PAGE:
Five for Fall | Number Three: Will someone win the tailback job, and who will it be?

Fitz Toussaint is looking for a big bounce back in his senior year, but he will be pushed by Derrick Green. - Gregory Shamus

Michigan's success or failure in 2013 will be determined by a great many factors, but with the start of fall camp finally here, there are a few positions battles and questions that stick out. One of those is at running back, where the Wolverines suddenly have two very different and very intriguing options — each with questions of his own.

The quick snap of Fitzgerald Toussaint's leg in the first quarter against Iowa was a sad coda on what had been a monumentally disappointing season for the junior tailback.

Toussaint had spent the previous year finally breaking out as the starter and number one option next to Denard Robinson in year one under Brady Hoke. The Wolverines ran their way to 11 wins thanks in large part to the 1000-yard duo in the backfield, and Toussaint had finally overcome the injuries and inconsistency that had made him just a practice rumor his first couple years on campus.

Of course things came off the wheels after that, starting with legal trouble that threatened to derail his whole season and then only threw off his offseason preparation. He missed the bloodbath against Bama but looked rusty and ineffective. His offensive line did him no favors, but he wasn't able to make something out of nothing like he had before, and he wasn't even able muster half his yardage from the previous year.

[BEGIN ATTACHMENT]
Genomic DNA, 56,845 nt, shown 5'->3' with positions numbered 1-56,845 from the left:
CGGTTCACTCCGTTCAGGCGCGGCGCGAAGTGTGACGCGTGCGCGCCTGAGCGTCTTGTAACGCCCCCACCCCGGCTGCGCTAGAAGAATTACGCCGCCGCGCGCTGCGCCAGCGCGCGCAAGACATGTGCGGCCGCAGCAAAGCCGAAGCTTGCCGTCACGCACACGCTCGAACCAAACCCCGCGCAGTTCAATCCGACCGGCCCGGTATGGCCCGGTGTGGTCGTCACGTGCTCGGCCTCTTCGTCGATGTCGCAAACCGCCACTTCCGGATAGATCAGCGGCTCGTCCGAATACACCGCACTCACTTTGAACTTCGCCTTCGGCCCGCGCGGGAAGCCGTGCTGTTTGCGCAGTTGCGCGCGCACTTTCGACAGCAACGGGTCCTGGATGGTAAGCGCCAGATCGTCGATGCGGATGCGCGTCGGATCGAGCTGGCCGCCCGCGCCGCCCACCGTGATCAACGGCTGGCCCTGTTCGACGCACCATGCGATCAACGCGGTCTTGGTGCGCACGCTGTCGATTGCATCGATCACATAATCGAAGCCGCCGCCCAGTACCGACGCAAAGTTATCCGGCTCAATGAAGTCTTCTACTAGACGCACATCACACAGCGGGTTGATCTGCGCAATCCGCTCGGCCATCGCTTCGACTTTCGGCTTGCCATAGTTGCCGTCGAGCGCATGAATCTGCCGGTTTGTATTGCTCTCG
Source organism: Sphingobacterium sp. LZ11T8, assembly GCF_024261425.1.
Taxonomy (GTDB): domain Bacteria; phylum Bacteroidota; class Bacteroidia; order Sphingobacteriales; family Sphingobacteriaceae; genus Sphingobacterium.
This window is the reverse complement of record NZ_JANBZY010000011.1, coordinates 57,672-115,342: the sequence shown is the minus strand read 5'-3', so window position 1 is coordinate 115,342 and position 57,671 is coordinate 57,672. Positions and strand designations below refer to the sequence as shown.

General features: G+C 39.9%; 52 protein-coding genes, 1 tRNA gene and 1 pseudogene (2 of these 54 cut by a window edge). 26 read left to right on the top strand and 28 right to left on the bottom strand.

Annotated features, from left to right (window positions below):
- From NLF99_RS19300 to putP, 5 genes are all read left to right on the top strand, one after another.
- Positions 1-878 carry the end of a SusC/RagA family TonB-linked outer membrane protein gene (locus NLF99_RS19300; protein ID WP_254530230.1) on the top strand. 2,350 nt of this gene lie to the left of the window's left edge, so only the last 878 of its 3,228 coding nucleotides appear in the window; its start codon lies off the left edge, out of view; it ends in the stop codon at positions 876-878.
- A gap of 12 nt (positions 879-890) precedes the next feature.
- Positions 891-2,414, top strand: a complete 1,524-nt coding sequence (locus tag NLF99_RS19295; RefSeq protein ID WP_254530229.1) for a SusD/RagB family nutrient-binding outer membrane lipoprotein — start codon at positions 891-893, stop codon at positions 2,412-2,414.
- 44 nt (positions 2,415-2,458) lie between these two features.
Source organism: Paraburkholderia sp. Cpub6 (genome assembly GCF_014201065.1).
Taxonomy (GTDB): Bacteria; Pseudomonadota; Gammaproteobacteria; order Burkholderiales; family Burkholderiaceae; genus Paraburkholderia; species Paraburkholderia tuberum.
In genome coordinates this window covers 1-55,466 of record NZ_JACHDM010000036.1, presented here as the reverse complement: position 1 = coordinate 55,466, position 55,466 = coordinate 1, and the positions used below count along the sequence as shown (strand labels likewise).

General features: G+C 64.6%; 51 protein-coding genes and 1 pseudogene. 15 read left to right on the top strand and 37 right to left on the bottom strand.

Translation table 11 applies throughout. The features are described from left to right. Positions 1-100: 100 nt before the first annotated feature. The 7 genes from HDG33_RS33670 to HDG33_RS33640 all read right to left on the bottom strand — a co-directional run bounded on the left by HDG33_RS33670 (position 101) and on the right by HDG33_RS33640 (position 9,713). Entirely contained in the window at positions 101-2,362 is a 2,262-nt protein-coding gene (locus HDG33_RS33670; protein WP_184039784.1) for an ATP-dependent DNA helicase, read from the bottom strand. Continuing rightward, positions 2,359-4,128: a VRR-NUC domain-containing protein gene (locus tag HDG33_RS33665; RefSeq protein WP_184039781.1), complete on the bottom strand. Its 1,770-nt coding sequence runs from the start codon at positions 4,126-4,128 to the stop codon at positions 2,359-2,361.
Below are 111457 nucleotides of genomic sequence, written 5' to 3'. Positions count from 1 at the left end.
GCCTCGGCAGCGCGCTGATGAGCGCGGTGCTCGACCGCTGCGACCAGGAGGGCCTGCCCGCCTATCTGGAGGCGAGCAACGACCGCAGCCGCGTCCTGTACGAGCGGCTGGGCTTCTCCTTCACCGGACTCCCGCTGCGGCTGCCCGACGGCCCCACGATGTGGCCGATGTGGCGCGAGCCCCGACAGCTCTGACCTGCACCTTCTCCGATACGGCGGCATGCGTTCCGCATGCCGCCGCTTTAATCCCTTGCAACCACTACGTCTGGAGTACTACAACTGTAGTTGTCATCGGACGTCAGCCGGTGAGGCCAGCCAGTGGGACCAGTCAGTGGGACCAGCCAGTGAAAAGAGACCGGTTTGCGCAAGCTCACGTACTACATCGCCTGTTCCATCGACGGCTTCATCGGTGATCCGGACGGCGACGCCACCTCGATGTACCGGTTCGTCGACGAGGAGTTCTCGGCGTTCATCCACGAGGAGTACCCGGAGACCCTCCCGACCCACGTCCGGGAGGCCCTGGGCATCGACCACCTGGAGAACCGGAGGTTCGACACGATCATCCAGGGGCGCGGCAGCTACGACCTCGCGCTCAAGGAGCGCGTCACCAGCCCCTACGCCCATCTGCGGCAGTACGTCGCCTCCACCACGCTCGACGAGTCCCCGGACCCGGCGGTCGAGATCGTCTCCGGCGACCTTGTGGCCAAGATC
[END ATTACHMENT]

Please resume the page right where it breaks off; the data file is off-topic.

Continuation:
At his best, Toussaint is a shifty and surprisingly strong zone-back, capable of Mike Hart-esque tunneling through traffic, and with the same stubborn desire to grind his feet into the turf despite the three guys pushing and pulling the opposite way. He lacks the top-end speed to be a real home run threat, but it is good enough (probably better than Hart's), and when he is hitting his holes with quick, decisive cuts, he is able to explode for 10- and 12-yard gains on the regular.

His grisly leg injury a year ago has hampered his off season development, but that might not be as big a threat as five-star true freshman Derrick Green, the heir apparent to the MANBALL offense.

Green was the first "see, Brady Hoke can recruit skill players" retort (that meme has been thoroughly put to rest now, thanks to Campbell and Harris (Damien and Drake)), and has had fan's salivating ever since they watched Vincent Smith barrel all 180lbs of his tiny body into the line out of the I-form the last two years.

Green has the size at 6'0, 220 lbs. to be the kind of between the tackles workhorse back that Hoke and Al Borges are looking for. He has good vision, solid speed, and enough shake to limit direct blows (he can run through the rest). He is also a five-star recruit at a position that sees freshmen able to contribute early easier than elsewhere on the field.

Still, he is a freshman, and with that comes learning a full playbook in fall camp, handling blocking assignments, blitz pickups, passing routes, and, you know, being a college freshman which isn't all that easy in and of itself (I can speak from experience). Is he mentally ready to handle the load?

Between these two, Michigan has a good deal of talent at its disposal. But the coaches also prefer to have one guy take the bulk of the load. The shift in offense should favor Green, but Toussaint won't back down without a fight. Both backs bring skills to the table, and each should be given a chance to make an impact. If Michigan's offense can develop a strong running game with these two (behind a still-young line), the sky is the limit for production with Devin Gardner at quarterback.

Michigan will need yards on the ground, and it will have to do it without the old fall-back plan of hey Denard, go do something. Michigan will need at least one of these two to overcome his obstacles and live up to potential if the offense is to be as good as it can.

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